Thank you so much for your advice. I wouldn’t normally be this shy about telling someone to STFU, but I’ve never had a customer get creepy with me before, and it’s obviously different than a random creeper encounter on my personal time.

Sign me —

My Appearance is Irrelevant

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Dear Captain Awkward:

I am trying to not make this question sound like a pity party, but will probably slip up somewhere. Apologies in advance and gratefulness for making this the space you do.

I feel like I am just plain mean a lot of the time. 

It’s confusing because I try to be really caring and positive and encouraging to my friends, there’s just this fucking mean streak too. I also work in Profession where Being Kind and Supportive is a huge part of my job and I don’t have any trouble there. The few times my friends have been my clients (which is ethically fine in this field) I have felt lucky because I feel like they finally got to see me at my best.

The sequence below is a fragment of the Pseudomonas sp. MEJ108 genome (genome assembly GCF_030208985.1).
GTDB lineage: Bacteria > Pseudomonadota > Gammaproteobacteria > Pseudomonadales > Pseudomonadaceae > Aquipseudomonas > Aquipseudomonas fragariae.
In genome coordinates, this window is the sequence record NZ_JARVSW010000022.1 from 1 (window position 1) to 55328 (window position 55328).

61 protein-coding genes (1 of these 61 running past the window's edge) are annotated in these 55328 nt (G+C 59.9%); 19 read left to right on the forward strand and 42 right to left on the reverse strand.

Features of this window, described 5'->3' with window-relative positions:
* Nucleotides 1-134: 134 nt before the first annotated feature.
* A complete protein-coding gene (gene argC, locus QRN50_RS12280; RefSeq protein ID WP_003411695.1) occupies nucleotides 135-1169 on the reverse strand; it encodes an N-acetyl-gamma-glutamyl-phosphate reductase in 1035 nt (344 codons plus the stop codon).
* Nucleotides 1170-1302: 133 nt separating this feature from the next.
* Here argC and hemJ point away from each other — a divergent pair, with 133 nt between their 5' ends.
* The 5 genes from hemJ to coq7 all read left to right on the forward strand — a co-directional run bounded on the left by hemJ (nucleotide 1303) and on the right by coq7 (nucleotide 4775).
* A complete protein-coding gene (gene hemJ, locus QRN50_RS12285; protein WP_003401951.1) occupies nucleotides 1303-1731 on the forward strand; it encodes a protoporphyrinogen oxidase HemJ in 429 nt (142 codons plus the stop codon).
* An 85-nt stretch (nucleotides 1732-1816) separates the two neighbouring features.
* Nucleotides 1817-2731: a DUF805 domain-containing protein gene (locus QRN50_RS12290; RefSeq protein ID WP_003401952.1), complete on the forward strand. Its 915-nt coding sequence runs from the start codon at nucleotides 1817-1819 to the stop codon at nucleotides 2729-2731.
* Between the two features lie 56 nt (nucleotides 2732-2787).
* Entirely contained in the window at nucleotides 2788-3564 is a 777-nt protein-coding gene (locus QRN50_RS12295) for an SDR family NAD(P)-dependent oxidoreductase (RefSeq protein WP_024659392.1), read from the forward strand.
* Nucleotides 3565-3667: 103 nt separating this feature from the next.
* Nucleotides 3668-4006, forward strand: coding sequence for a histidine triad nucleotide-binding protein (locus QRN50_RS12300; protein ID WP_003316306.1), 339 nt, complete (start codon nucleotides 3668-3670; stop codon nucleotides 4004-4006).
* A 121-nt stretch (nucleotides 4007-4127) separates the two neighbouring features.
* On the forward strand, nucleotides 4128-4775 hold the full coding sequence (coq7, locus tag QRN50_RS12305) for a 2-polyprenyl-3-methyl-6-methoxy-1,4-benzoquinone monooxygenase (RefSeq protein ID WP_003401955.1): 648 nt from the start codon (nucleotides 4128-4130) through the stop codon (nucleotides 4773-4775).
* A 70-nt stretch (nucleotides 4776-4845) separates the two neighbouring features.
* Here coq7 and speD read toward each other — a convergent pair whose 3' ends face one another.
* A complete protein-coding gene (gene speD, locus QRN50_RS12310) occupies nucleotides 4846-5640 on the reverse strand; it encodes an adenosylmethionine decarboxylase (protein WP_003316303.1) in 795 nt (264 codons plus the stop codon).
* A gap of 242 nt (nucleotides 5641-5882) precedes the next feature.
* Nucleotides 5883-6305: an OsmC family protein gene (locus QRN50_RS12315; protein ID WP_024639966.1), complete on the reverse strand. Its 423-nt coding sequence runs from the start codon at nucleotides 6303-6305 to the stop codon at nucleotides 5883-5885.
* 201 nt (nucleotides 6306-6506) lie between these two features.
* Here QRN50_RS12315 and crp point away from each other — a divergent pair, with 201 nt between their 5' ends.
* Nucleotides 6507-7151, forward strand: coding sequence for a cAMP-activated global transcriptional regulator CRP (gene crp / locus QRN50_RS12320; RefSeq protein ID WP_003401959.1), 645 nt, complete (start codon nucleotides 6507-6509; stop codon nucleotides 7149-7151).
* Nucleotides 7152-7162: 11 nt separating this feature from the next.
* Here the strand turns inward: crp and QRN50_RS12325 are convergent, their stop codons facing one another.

But outside of that I feel like there’s just this continuous stream of negativity that slips into conversations even with people I love, and I dig at people in subtle and not-subtle ways and don’t even notice it until the words have already flown out of my mouth. 

I think it is a defense mechanism because I don’t do it as much when I’m around people I feel comfortable with, but when I’m in a new social setting or around people I’m not sure like me I am just like…negative thought machine word vomit spout. It used to be way worse, but it is still often enough to sting and be totally inappropriate.